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It Works for Me

It seems that theists aren’t always the ones who lack reason. Many times even normally reasonable atheists fall into the trap of using anecdotal evidence to justify an irrational belief. The old, “it works for me” claim is not actually evidence!

I usually hear religious people and new age people make the claim that something ridiculous works for them despite all the evidence to the contrary. But we also see this type of thinking in relation to homeopathy and this is where atheists occasionally get dragged into this logical problem.

Not long ago, I got into a discussion about Alcoholics Anonymous, which has a 5% success rate. I was surprised that normally reasonable atheists would make the claim that it works because they have some relative or friend who was saved. This anecdotal evidence is supposed to convince me in the face of the actual numbers?

Anecdotal evidence is not sufficient except if it confirms or highlights what other forms of evidence suggest. But just because my grandfather smoked a pipe until he was 93 years old doesn’t mean that smoking a pipe I not harmful to one’s health.

Logic, it works for me… and everyone else too!

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  • http://health.groups.yahoo.com/group/EFTCoaa/ Laurance

    Well! I’ve been wishing that the atheosphere would catch on to the notion that Alcoholics Anonymous is a religion, and that when courts coerce people to join AA, they’re violating the First Amendment. It could be argued that AA has become a State Religion. But AA doesn’t seem to be on the radar of Sam Harris or Christopher Hitchens or other such folk.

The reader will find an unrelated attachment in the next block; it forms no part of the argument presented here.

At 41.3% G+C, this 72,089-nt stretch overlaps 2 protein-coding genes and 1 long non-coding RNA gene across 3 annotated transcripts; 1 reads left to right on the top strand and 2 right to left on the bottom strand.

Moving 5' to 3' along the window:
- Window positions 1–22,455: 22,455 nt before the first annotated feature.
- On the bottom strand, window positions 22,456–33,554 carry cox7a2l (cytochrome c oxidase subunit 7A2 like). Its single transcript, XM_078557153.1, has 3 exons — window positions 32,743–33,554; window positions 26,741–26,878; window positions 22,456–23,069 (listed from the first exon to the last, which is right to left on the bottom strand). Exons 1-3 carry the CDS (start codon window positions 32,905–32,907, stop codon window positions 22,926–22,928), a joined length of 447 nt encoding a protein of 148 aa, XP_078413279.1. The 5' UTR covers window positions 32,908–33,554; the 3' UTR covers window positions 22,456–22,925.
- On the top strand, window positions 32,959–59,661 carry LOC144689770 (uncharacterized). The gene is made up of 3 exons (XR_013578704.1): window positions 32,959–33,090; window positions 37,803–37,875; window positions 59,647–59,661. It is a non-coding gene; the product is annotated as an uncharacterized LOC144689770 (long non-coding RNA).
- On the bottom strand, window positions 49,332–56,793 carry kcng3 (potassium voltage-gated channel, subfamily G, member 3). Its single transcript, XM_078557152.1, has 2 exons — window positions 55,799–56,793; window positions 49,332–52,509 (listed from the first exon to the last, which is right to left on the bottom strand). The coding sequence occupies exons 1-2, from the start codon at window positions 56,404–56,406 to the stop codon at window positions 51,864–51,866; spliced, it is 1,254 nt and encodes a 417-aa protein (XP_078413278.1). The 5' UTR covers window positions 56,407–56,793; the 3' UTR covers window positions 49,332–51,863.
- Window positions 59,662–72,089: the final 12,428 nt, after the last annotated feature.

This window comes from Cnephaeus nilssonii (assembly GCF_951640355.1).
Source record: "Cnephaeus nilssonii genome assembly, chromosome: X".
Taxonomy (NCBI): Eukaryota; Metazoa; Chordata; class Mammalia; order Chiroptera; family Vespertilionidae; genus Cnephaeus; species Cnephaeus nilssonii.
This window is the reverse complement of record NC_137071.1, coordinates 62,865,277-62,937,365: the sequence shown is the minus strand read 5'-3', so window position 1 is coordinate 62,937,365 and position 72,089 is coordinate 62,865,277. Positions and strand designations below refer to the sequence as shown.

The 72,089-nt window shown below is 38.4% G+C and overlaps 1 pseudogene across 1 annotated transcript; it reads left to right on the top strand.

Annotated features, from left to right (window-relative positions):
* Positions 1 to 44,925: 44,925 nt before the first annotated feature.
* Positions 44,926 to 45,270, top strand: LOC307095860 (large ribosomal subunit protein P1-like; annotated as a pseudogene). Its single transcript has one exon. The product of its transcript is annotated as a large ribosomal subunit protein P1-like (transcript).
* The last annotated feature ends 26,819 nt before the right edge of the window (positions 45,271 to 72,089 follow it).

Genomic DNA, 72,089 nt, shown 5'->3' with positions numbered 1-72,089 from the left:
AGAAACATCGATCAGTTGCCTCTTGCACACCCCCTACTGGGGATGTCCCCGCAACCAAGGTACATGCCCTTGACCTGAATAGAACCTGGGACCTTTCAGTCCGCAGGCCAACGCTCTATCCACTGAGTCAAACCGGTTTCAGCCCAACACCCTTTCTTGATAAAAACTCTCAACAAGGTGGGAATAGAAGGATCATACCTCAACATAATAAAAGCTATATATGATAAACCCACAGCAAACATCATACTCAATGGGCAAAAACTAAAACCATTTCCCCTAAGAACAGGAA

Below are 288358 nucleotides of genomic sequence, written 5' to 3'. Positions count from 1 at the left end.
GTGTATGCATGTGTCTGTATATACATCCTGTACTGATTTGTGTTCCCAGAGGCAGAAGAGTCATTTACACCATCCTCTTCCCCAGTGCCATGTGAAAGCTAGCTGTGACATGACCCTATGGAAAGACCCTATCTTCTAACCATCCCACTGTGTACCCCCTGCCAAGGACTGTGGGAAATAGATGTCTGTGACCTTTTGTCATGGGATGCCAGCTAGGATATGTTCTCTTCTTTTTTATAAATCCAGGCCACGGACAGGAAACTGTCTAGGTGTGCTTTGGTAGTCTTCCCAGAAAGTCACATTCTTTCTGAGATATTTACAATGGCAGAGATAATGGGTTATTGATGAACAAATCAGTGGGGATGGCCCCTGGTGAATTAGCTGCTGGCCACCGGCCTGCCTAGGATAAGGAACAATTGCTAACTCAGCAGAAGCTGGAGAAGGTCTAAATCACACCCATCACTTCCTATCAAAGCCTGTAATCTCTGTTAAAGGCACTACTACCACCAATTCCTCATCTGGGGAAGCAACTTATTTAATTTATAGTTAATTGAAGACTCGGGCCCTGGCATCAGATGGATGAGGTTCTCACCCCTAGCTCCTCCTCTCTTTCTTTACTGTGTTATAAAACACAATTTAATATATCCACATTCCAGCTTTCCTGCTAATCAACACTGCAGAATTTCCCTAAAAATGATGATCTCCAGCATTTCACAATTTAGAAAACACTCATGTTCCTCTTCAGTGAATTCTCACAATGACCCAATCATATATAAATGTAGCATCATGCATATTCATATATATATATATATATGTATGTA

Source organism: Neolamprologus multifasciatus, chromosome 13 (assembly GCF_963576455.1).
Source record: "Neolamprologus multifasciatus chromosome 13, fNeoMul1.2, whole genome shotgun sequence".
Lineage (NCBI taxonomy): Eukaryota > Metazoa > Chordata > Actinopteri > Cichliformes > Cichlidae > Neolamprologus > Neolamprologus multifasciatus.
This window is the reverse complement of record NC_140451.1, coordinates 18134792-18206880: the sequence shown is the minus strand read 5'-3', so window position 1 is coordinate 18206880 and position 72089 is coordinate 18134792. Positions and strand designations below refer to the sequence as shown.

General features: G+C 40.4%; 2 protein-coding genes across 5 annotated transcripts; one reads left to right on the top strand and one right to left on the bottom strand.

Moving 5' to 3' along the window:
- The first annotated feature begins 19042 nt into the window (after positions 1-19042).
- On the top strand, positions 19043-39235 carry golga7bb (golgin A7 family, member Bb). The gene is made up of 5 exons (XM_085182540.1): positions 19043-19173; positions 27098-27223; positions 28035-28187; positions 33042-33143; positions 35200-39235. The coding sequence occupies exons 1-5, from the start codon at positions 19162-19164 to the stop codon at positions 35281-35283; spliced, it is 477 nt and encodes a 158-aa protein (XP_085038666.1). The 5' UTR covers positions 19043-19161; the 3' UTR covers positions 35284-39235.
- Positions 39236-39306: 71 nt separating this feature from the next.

Yes, you’ll hear atheists giving their anecdotal evidence, not only that AA worked for their uncle or brother and therefore it works, but also that “AA works for atheists, too, because I got sober”.

    The language of AA is unambiguously religious. The steps are full of god “as we understand him”, full of prayer and meditation.

    So how do atheists get around this? Casuistry! Rationalization! Sophistry! Interpreting To Mean!

    To get along in AA the atheist plays word games that would make a Jesuit blush. Turn words every which way but loose. “When I think of god, I feel ____. Spirituality means ____ to me. I interpret my higher power to mean ____.”

    And all accompanied by the eyes rolled heavenward, then modestly downward, together with that smug, self-satisfied AA smile.

    Yeah, sure, some atheists do stay “sober” in AA. I was such a one, and I was there for 12+ years.

    But to do so requires being dishonest and playing word games that I am ashamed to remember.

    When I was honest about my atheism I got abused and trashed. To survive there I had to dance around and play games.

    I got the link to this blog from Planet Atheism. I wish the atheosphere would look more closely at what AA actually does and promotes. I had to get away from the survival word games I was playing and look at what was actually going on.

    Laurance, co-listowner of yahoo groups:
    EFTCoaa (Escaping From The Cult of aa)

  • http://www.dangeroustalk.net Staks

    My brother wrote a great article about AA for Examiner.com. I made sure that he promoted SOS at the end of it.

  • Mike

    Reminds me of my brother. He used to go to AA meetings. It didn’t work for him. It wasn’t until He stopped going and admitted to himself that he’s really an atheist and that he has to take responsibility for himself, that he actually found the willpower to control his drinking habit.